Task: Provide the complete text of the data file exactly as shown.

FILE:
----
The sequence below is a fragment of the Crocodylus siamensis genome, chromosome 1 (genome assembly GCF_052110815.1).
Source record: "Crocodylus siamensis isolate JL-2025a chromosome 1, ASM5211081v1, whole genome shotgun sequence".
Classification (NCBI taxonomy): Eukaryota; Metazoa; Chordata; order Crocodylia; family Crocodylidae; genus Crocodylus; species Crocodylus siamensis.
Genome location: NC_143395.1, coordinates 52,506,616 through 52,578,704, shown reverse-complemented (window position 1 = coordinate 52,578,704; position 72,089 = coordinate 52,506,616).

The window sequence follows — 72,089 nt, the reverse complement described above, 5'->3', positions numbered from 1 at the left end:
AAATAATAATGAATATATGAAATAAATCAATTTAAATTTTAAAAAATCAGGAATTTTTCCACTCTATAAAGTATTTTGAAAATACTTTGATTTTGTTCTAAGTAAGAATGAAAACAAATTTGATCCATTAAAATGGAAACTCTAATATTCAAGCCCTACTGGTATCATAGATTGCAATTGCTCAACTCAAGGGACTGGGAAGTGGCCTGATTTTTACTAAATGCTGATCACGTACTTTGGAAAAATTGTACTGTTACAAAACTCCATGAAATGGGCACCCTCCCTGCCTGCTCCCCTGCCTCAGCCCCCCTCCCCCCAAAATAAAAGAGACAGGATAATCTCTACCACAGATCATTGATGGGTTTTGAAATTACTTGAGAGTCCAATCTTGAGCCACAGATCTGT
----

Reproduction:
The sequence below is a fragment of the Crocodylus siamensis genome, chromosome 1 (genome assembly GCF_052110815.1).
Source record: "Crocodylus siamensis isolate JL-2025a chromosome 1, ASM5211081v1, whole genome shotgun sequence".
Classification (NCBI taxonomy): Eukaryota; Metazoa; Chordata; order Crocodylia; family Crocodylidae; genus Crocodylus; species Crocodylus siamensis.
Genome location: NC_143395.1, coordinates 52,506,616 through 52,578,704, shown reverse-complemented (window position 1 = coordinate 52,578,704; position 72,089 = coordinate 52,506,616).

The window sequence follows — 72,089 nt, the reverse complement described above, 5'->3', positions numbered from 1 at the left end:
AAATAATAATGAATATATGAAATAAATCAATTTAAATTTTAAAAAATCAGGAATTTTTCCACTCTATAAAGTATTTTGAAAATACTTTGATTTTGTTCTAAGTAAGAATGAAAACAAATTTGATCCATTAAAATGGAAACTCTAATATTCAAGCCCTACTGGTATCATAGATTGCAATTGCTCAACTCAAGGGACTGGGAAGTGGCCTGATTTTTACTAAATGCTGATCACGTACTTTGGAAAAATTGTACTGTTACAAAACTCCATGAAATGGGCACCCTCCCTGCCTGCTCCCCTGCCTCAGCCCCCCTCCCCCCAAAATAAAAGAGACAGGATAATCTCTACCACAGATCATTGATGGGTTTTGAAATTACTTGAGAGTCCAATCTTGAGCCACAGATCTGT